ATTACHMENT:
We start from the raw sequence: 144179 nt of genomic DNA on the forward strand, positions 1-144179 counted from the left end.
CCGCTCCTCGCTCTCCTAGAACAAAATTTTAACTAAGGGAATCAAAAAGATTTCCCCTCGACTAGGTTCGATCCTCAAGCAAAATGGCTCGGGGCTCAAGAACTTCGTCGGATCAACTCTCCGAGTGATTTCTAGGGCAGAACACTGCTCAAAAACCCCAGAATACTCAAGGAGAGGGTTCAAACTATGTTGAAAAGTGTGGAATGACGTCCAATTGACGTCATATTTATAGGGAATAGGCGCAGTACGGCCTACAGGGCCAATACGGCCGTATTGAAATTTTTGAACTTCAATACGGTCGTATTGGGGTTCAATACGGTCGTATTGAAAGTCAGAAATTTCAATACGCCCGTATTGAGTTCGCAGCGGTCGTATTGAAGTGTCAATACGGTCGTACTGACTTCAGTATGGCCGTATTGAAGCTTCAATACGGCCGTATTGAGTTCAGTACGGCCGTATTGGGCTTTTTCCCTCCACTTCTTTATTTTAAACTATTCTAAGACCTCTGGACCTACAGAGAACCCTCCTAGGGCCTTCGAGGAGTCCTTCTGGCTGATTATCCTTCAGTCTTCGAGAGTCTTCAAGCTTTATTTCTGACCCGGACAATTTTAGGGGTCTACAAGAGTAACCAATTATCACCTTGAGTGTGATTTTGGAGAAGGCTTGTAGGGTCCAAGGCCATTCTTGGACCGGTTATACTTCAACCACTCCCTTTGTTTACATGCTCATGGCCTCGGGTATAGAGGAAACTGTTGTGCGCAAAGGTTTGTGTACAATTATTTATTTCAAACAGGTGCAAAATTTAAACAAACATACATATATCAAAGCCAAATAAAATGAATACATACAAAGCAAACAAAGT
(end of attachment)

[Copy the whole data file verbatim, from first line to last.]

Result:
We start from the raw sequence: 144179 nt of genomic DNA on the forward strand, positions 1-144179 counted from the left end.
CCGCTCCTCGCTCTCCTAGAACAAAATTTTAACTAAGGGAATCAAAAAGATTTCCCCTCGACTAGGTTCGATCCTCAAGCAAAATGGCTCGGGGCTCAAGAACTTCGTCGGATCAACTCTCCGAGTGATTTCTAGGGCAGAACACTGCTCAAAAACCCCAGAATACTCAAGGAGAGGGTTCAAACTATGTTGAAAAGTGTGGAATGACGTCCAATTGACGTCATATTTATAGGGAATAGGCGCAGTACGGCCTACAGGGCCAATACGGCCGTATTGAAATTTTTGAACTTCAATACGGTCGTATTGGGGTTCAATACGGTCGTATTGAAAGTCAGAAATTTCAATACGCCCGTATTGAGTTCGCAGCGGTCGTATTGAAGTGTCAATACGGTCGTACTGACTTCAGTATGGCCGTATTGAAGCTTCAATACGGCCGTATTGAGTTCAGTACGGCCGTATTGGGCTTTTTCCCTCCACTTCTTTATTTTAAACTATTCTAAGACCTCTGGACCTACAGAGAACCCTCCTAGGGCCTTCGAGGAGTCCTTCTGGCTGATTATCCTTCAGTCTTCGAGAGTCTTCAAGCTTTATTTCTGACCCGGACAATTTTAGGGGTCTACAAGAGTAACCAATTATCACCTTGAGTGTGATTTTGGAGAAGGCTTGTAGGGTCCAAGGCCATTCTTGGACCGGTTATACTTCAACCACTCCCTTTGTTTACATGCTCATGGCCTCGGGTATAGAGGAAACTGTTGTGCGCAAAGGTTTGTGTACAATTATTTATTTCAAACAGGTGCAAAATTTAAACAAACATACATATATCAAAGCCAAATAAAATGAATACATACAAAGCAAACAAAGT